The Ritz-Carlton Palm Beach, one of the island’s three luxury-brand five-diamond hotels, will get a new name and management company July 1, in a takeover by the property owners that punctuates a two-year court battle.
After 22 years as the Ritz-Carlton, RC/PB Inc. will rename the landmark Manalapan hotel the Eau Palm Beach Resort & Spa, according to a news release issued Tuesday. Owners won the right from a judge to terminate the management contract with Ritz-Carlton Hotel Co. and Marriott International Inc., court documents show. But now it faces a counterclaim by Ritz-Carlton for breach of contract, according to a news release from that company.
Employees will get some relief during the upheaval as the owner said it will keep as many of them as possible.
“We anticipate an efficient and smooth transition that will carry on the tradition of luxury and service our guests, employees and the Palm Beach community have come to expect from our hotel,” said Eva H. Hill, president of Britannia Pacific Properties, which is affiliated with the ownership.
But that doesn’t alleviate concerns by tourism industry officials that this luxury destination is losing one of its premier names. Only the The Breakers and the Four Seasons hold the elite five star ratings like the Ritz-Carlton, and the loss of the Ritz name and Marriott booking system will reduce the number of international eyes on Palm Beach County.
“Five diamonds and five stars is very difficult to attain. It’s so rare these days,” said Peter Ricci, director of the hospitality management program at Florida Atlantic University.
Losing the Ritz-Carlton will hurt marketing, said Dave Semadeni of the Palm Beach County Hotel & Lodging Association. “The name of the Ritz-Carlton has always meant quality and service.”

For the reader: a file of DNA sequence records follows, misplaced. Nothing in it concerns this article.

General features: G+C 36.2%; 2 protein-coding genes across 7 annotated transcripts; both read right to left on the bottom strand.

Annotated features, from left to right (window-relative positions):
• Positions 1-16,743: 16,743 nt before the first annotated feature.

The fight for the past two years has been over management fees. RC/PB Inc., which bought the Ritz-Carlton property in 2003, sued Marriott and Avendra Inc. two years ago claiming they were skimming profits through fees and kickbacks, according to court documents.
Ritz-Carlton said in a statement Tuesday that the property was forecast to make millions in net profit in 2013.
Still, the owners sunk $120 million into the property since buying it including a renovation in 2007 that closed the hotel for several months.
“When you join a major brand you’re going to pay a series of fees that does cut into your bottom line,” Ricci said.
A circuit judge last month agreed with the owner’s legal argument that they could terminate the management agreement. The judge determined the operating contract is a personal services contract, which cannot be enforced under Florida law. Marriott International Inc., which owns the Ritz-Carlton brand, had argued that the owners could not terminate the management contract.
Under the contract, RC/RB can drop Marriott’s services if the hotel fails to meet set net operating income levels for two years and falls below performance of other specified hotels, according to the lawsuit.
Ritz-Carlton “categorically refuted” the owners’ claims of performance shortfalls, saying in a news release that it “has always passed the contractual performance test.”